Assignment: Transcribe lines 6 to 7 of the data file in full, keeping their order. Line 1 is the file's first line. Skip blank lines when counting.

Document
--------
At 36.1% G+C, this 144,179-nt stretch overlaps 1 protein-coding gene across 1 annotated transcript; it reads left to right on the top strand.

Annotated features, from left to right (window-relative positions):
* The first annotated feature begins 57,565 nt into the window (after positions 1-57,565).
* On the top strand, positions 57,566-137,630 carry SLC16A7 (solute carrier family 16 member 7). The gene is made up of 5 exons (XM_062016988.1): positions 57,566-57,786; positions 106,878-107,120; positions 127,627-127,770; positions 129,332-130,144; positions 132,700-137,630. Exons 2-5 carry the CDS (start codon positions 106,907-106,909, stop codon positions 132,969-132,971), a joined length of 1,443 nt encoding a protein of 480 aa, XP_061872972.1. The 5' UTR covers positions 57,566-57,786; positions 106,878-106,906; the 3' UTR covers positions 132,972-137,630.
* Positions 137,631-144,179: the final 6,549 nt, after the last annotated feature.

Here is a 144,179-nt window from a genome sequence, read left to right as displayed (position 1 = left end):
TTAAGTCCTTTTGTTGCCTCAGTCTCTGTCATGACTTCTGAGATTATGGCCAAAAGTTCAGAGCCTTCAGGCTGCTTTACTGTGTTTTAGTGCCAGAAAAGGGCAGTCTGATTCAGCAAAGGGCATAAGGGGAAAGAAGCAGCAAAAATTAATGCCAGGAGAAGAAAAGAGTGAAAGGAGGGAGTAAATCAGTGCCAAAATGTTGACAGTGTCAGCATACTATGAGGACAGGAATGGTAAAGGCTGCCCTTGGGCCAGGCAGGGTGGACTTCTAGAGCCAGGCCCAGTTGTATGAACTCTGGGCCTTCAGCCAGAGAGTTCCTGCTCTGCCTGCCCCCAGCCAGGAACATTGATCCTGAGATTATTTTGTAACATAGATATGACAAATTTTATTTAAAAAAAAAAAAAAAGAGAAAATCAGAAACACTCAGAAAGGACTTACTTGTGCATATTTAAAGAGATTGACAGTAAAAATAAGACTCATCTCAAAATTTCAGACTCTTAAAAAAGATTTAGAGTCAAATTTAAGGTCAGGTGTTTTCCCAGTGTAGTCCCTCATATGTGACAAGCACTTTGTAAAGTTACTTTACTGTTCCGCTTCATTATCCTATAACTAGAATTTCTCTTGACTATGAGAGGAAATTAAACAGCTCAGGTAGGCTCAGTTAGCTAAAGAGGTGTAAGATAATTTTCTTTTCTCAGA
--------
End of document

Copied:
Here is a 144,179-nt window from a genome sequence, read left to right as displayed (position 1 = left end):
TTAAGTCCTTTTGTTGCCTCAGTCTCTGTCATGACTTCTGAGATTATGGCCAAAAGTTCAGAGCCTTCAGGCTGCTTTACTGTGTTTTAGTGCCAGAAAAGGGCAGTCTGATTCAGCAAAGGGCATAAGGGGAAAGAAGCAGCAAAAATTAATGCCAGGAGAAGAAAAGAGTGAAAGGAGGGAGTAAATCAGTGCCAAAATGTTGACAGTGTCAGCATACTATGAGGACAGGAATGGTAAAGGCTGCCCTTGGGCCAGGCAGGGTGGACTTCTAGAGCCAGGCCCAGTTGTATGAACTCTGGGCCTTCAGCCAGAGAGTTCCTGCTCTGCCTGCCCCCAGCCAGGAACATTGATCCTGAGATTATTTTGTAACATAGATATGACAAATTTTATTTAAAAAAAAAAAAAAAGAGAAAATCAGAAACACTCAGAAAGGACTTACTTGTGCATATTTAAAGAGATTGACAGTAAAAATAAGACTCATCTCAAAATTTCAGACTCTTAAAAAAGATTTAGAGTCAAATTTAAGGTCAGGTGTTTTCCCAGTGTAGTCCCTCATATGTGACAAGCACTTTGTAAAGTTACTTTACTGTTCCGCTTCATTATCCTATAACTAGAATTTCTCTTGACTATGAGAGGAAATTAAACAGCTCAGGTAGGCTCAGTTAGCTAAAGAGGTGTAAGATAATTTTCTTTTCTCAGA